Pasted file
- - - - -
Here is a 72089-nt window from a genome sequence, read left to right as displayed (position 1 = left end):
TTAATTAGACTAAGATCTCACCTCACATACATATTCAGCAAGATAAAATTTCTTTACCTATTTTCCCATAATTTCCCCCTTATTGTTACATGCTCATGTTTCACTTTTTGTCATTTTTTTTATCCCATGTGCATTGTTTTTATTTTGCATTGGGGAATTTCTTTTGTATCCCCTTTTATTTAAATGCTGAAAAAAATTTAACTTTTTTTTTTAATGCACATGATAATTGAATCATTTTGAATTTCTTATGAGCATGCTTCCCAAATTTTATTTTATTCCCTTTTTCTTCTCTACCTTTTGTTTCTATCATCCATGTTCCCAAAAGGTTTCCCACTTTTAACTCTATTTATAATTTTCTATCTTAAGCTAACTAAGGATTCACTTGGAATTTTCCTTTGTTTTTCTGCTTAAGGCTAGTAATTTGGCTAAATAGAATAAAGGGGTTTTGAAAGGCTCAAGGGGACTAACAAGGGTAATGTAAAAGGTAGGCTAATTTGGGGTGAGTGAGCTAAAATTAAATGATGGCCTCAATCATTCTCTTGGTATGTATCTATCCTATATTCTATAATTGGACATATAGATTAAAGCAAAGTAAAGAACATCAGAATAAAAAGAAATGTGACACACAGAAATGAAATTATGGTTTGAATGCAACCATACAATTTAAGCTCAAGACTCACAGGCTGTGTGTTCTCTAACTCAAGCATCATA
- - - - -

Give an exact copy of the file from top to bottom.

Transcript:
Here is a 72089-nt window from a genome sequence, read left to right as displayed (position 1 = left end):
TTAATTAGACTAAGATCTCACCTCACATACATATTCAGCAAGATAAAATTTCTTTACCTATTTTCCCATAATTTCCCCCTTATTGTTACATGCTCATGTTTCACTTTTTGTCATTTTTTTTATCCCATGTGCATTGTTTTTATTTTGCATTGGGGAATTTCTTTTGTATCCCCTTTTATTTAAATGCTGAAAAAAATTTAACTTTTTTTTTTAATGCACATGATAATTGAATCATTTTGAATTTCTTATGAGCATGCTTCCCAAATTTTATTTTATTCCCTTTTTCTTCTCTACCTTTTGTTTCTATCATCCATGTTCCCAAAAGGTTTCCCACTTTTAACTCTATTTATAATTTTCTATCTTAAGCTAACTAAGGATTCACTTGGAATTTTCCTTTGTTTTTCTGCTTAAGGCTAGTAATTTGGCTAAATAGAATAAAGGGGTTTTGAAAGGCTCAAGGGGACTAACAAGGGTAATGTAAAAGGTAGGCTAATTTGGGGTGAGTGAGCTAAAATTAAATGATGGCCTCAATCATTCTCTTGGTATGTATCTATCCTATATTCTATAATTGGACATATAGATTAAAGCAAAGTAAAGAACATCAGAATAAAAAGAAATGTGACACACAGAAATGAAATTATGGTTTGAATGCAACCATACAATTTAAGCTCAAGACTCACAGGCTGTGTGTTCTCTAACTCAAGCATCATA